For those keen to study in Australia, life in Sydney fuses educational opportunities with cultural experiences. With a number of the country’s most popular universities, like the University of New South Wales and the University of Sydney, you’ll have no trouble finding courses in your major and a population of students with whom you can socialize.

Education comes in many forms, and in your free time, you’ll learn about Sydney lifestyle and Australia as a whole. Beyond the Opera House, Sydney is also the site of several world-renowned museums, including the Art Gallery of New South Wales and the Australian Museum. On nice days, you’ll find people relaxing in Hyde Park and other urban green spaces or pursuing more ambitious outdoor adventures via coastal walks like the Bondi to Coogee.

At the end of your Sydney studies, you’ll have not only course credits and a scrapbook of memories but also an idea of what it means to fully embrace a foreign place.

Studying in Sydney, you’ll attend classes against the backdrop of Australia’s cultural center. There’s more to this city than its famous opera house, so read on to get an idea of what to expect.

Culture & Immersion

Study overseas programs provide plenty of opportunities for students to immerse themselves in their new culture. In Sydney, this might involve visiting one of the many museums, such as the Australian Museum, which houses exhibits on the country’s history and Aboriginal culture. Naturally, much of your immersion experience will happen outside of class trips and educational institutions, as you munch on meat pies, get lost in a new neighborhood, and acclimate to life in Sydney.

Culture Shock & Support

It’s normal to feel a little out of your depth when you move to a new country. After all, you can’t even rely on the comfort of familiarity! Everything from food to activities will seem foreign, and properly adjusting involves patience, an open mind, and, sometimes, help from your peers. Confiding in other students, whether they’re also foreigners or not, will help you make sense of your new world, and if it’s really serious, you should turn to guidance resources provided by your host university or program.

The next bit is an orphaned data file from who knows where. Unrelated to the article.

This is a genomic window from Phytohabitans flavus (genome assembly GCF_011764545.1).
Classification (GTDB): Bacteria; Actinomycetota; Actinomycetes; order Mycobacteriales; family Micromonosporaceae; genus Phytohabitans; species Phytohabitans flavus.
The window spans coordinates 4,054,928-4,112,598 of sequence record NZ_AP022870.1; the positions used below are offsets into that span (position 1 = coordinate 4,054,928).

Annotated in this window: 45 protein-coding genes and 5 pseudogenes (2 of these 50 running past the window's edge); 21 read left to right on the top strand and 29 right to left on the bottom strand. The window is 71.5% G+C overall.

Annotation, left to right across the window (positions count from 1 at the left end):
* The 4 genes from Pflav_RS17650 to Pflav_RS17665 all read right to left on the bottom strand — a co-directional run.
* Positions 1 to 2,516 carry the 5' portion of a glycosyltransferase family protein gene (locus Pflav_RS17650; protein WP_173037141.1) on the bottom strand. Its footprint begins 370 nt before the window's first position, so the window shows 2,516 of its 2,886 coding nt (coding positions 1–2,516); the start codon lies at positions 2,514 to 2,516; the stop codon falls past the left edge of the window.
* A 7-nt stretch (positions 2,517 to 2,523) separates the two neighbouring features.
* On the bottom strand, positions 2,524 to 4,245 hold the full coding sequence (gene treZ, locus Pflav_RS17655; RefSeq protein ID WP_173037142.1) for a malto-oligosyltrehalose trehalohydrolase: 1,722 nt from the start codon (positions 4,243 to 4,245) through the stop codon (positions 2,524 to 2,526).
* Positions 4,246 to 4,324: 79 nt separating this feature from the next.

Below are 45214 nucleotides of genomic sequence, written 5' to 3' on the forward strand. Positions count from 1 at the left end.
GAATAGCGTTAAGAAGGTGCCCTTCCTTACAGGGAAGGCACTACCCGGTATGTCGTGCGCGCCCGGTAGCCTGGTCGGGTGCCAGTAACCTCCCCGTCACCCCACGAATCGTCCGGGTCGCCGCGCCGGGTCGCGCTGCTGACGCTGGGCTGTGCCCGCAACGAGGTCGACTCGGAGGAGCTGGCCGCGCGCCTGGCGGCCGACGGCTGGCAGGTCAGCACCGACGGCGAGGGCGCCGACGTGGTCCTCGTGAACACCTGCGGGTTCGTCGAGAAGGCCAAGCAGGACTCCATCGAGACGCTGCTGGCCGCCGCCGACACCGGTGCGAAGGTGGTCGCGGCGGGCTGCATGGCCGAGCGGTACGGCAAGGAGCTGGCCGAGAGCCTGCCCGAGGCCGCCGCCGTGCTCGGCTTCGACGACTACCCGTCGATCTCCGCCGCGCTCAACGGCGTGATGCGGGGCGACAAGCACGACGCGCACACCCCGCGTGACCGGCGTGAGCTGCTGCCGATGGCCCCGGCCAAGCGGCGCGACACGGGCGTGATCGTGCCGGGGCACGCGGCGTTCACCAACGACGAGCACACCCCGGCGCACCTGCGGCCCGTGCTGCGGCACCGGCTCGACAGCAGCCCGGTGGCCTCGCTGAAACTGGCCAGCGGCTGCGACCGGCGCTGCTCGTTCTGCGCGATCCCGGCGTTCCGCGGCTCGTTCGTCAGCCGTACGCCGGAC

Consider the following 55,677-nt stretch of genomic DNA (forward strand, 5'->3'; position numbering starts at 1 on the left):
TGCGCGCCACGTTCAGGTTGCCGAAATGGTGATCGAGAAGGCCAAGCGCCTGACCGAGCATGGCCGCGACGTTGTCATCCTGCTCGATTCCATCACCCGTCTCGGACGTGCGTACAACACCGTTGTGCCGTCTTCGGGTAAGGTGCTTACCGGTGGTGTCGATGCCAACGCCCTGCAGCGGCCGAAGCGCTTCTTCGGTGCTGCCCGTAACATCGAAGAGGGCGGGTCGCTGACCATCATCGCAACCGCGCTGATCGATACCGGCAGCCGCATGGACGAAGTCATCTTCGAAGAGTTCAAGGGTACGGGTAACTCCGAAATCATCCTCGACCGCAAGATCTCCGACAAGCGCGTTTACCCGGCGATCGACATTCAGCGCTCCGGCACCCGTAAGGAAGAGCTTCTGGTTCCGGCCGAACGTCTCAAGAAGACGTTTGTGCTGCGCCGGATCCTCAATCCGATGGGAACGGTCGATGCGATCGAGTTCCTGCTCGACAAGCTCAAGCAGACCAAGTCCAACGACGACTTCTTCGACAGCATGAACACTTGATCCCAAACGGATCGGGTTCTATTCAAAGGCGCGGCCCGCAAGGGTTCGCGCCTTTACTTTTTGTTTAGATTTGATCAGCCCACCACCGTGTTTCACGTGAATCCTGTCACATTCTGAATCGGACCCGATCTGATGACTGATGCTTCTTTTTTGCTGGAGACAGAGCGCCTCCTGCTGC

Lifestyle

Over four and a half million people live in Sydney, and in the streets, you’ll walk alongside business professionals, families, artists, immigrants, tourists, and, like you, students. Some hallmarks of living in Sydney are very indicative of a grand city lifestyle -- there are restaurants to sample, museums to stroll, and events to attend -- but don’t feel compelled to restrict your outside roaming to the sidewalks. It’s also normal to lounge on Bondi beach or take a weekend excursion to go hiking in the nearby Blue Mountains.

Insider Tips on Studying Abroad in Sydney

Whether your program spans one semester or multiple, you could easily spend the entire time exploring just Sydney. But no matter how big the city may seem, it’s just one part of an even bigger country, so make time to explore beyond the capital. Whether it’s a weekend spent surfing in Byron Bay or a longer trip to visit the Outback and Uluru, you’ll be glad you took the chance to yet again go outside your comfort zone. One thing is for certain: whatever your plans, don’t forget sunscreen.